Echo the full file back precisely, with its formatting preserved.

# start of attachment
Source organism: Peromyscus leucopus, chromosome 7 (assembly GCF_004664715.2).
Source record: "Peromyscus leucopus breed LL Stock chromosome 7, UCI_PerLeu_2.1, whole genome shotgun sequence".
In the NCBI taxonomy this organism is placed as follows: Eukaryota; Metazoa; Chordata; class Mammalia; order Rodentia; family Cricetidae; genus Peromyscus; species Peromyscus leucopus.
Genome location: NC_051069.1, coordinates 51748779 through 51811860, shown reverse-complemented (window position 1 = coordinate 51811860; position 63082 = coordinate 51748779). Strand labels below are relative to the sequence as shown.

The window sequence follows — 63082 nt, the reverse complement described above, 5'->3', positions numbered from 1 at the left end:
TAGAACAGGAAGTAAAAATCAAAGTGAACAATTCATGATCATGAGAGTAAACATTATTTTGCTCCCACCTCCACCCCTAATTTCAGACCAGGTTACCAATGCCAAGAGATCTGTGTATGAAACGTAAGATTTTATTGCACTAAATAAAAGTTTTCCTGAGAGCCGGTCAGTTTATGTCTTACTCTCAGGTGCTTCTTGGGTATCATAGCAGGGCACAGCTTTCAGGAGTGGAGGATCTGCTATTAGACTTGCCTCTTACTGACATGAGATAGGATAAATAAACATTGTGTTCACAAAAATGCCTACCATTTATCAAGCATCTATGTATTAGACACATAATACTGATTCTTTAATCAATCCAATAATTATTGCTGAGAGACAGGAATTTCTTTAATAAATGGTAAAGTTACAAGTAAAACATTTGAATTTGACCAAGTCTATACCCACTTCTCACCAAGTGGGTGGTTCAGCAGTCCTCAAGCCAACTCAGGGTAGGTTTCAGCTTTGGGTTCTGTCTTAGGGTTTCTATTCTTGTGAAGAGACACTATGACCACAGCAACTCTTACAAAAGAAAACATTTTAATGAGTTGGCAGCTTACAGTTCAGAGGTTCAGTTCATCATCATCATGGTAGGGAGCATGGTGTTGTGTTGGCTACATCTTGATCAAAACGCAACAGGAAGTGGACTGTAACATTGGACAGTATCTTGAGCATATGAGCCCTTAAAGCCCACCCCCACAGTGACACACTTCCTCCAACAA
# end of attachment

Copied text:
Source organism: Peromyscus leucopus, chromosome 7 (assembly GCF_004664715.2).
Source record: "Peromyscus leucopus breed LL Stock chromosome 7, UCI_PerLeu_2.1, whole genome shotgun sequence".
In the NCBI taxonomy this organism is placed as follows: Eukaryota; Metazoa; Chordata; class Mammalia; order Rodentia; family Cricetidae; genus Peromyscus; species Peromyscus leucopus.
Genome location: NC_051069.1, coordinates 51748779 through 51811860, shown reverse-complemented (window position 1 = coordinate 51811860; position 63082 = coordinate 51748779). Strand labels below are relative to the sequence as shown.

The window sequence follows — 63082 nt, the reverse complement described above, 5'->3', positions numbered from 1 at the left end:
TAGAACAGGAAGTAAAAATCAAAGTGAACAATTCATGATCATGAGAGTAAACATTATTTTGCTCCCACCTCCACCCCTAATTTCAGACCAGGTTACCAATGCCAAGAGATCTGTGTATGAAACGTAAGATTTTATTGCACTAAATAAAAGTTTTCCTGAGAGCCGGTCAGTTTATGTCTTACTCTCAGGTGCTTCTTGGGTATCATAGCAGGGCACAGCTTTCAGGAGTGGAGGATCTGCTATTAGACTTGCCTCTTACTGACATGAGATAGGATAAATAAACATTGTGTTCACAAAAATGCCTACCATTTATCAAGCATCTATGTATTAGACACATAATACTGATTCTTTAATCAATCCAATAATTATTGCTGAGAGACAGGAATTTCTTTAATAAATGGTAAAGTTACAAGTAAAACATTTGAATTTGACCAAGTCTATACCCACTTCTCACCAAGTGGGTGGTTCAGCAGTCCTCAAGCCAACTCAGGGTAGGTTTCAGCTTTGGGTTCTGTCTTAGGGTTTCTATTCTTGTGAAGAGACACTATGACCACAGCAACTCTTACAAAAGAAAACATTTTAATGAGTTGGCAGCTTACAGTTCAGAGGTTCAGTTCATCATCATCATGGTAGGGAGCATGGTGTTGTGTTGGCTACATCTTGATCAAAACGCAACAGGAAGTGGACTGTAACATTGGACAGTATCTTGAGCATATGAGCCCTTAAAGCCCACCCCCACAGTGACACACTTCCTCCAACAA